In ‘Hero Type’ by Barry Lyga, Kevin goes from total loser to favorite son overnight when he stops the attack on the town sweetheartLeah. Everyone in Brookdale loves him and the mayor of the townpractically gives him a car. The car is fine, but the mayor slaps ontwo “Support Our Troops” ribbons to the back of the trunk. WhenKevin arrives at home, his father orders him to remove the ribbons fromthe vehicle. Kevin obeys without question and is caught be reportersas he tosses the magnets into the garbage. When asked why he did it,Kevin decides not to blame his father, but to take a stand, going from favorite son to outcast. The simpleact of throwing away the magnets turns into an experiment in free speech.
‘Hero Type’ is a conundrum of a story, teetering on the edgebetween poingant and annoying. I feel that it will be more readable aswe move away from the era of ribbon magnets and flag pins…wheneverthat might be. This book would be great for a teen discussion group,but I think it would take a teacher with a lot of experience and gutsto use this book. Not because there is anything racy, but because itis an argument that is being debated by adults as well as teens. Thefree speech debate is never easy but this book would be a great toolfor someone teaching about the first amendment and why the debatecontinues today. It is obvious which side Lyga comes down on, andsince I agreed with his attitude, I found the book enjoyable. Butsomeone that does not agree with him might find this story unreadable.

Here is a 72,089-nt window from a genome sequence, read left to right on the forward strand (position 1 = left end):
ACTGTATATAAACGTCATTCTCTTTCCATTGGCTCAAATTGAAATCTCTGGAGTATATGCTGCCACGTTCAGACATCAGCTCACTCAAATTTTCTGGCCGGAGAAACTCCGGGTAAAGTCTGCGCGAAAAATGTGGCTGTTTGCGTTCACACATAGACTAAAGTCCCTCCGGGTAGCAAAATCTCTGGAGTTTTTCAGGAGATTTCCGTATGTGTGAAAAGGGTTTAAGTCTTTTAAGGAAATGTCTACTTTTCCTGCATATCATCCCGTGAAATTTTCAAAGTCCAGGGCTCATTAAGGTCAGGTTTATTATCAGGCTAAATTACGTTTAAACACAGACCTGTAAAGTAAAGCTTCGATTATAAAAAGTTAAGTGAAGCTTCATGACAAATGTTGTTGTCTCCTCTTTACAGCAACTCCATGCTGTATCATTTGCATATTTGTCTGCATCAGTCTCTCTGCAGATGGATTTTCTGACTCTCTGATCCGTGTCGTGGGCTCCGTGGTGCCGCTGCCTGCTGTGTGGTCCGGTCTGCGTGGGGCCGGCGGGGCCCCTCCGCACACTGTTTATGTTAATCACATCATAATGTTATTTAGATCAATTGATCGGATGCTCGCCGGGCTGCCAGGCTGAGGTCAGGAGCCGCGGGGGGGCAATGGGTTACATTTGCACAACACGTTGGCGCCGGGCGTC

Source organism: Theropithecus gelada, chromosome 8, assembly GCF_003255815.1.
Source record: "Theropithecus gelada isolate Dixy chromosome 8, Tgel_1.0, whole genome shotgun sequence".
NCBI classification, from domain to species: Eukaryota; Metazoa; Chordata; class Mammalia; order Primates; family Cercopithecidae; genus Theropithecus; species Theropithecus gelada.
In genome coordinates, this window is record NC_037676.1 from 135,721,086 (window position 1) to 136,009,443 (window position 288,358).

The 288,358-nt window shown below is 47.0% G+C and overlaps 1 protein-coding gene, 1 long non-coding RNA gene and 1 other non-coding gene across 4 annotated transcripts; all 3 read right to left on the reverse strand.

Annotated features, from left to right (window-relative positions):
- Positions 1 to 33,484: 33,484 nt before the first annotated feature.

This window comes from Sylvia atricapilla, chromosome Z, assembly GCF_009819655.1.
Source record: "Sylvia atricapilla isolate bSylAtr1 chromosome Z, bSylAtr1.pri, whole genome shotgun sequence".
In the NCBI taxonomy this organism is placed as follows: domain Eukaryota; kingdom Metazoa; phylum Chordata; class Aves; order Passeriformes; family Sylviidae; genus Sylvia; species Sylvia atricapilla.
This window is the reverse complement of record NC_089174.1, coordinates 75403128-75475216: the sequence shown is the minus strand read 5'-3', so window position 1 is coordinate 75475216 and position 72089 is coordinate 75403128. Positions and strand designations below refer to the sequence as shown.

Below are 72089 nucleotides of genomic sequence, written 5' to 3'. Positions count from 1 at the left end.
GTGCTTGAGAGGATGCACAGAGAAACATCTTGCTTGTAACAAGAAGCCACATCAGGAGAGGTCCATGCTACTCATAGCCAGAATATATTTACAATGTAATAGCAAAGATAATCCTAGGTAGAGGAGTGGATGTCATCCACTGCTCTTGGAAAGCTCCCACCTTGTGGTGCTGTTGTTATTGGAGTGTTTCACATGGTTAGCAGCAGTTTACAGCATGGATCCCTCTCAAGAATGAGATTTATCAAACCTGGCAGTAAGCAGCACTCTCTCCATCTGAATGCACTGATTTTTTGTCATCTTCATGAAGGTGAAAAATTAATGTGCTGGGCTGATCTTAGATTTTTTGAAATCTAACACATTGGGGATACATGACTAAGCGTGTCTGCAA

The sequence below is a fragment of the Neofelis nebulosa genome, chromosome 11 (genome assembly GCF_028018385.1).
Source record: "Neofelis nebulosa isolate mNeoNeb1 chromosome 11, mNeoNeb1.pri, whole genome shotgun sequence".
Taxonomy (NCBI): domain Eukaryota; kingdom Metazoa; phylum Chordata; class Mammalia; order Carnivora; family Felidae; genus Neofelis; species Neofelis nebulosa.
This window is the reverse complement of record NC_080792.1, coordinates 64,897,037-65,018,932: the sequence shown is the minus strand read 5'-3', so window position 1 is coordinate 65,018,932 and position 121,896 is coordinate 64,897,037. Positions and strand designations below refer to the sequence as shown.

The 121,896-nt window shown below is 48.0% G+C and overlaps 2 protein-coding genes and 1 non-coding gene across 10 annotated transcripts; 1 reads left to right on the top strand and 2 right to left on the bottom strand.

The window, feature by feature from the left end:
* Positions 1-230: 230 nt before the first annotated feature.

But really, the story of the free speech debate is only a subplotto the story of Kevin and his run in with Leah in the alley, along withhis strained relationship between his estranged family members. Kevinstruggles with the idea that he would ever be considered a “hero” dueto personal issues he has dealt with over the past year.
‘Hero Type’ was a very intriguing read, the kind of book you wantto read with a friend so you can discuss it right away. You might notagree with everything Kevin says or does, but he makes some very goodpoints about free speech, America, and how we treat our heroes.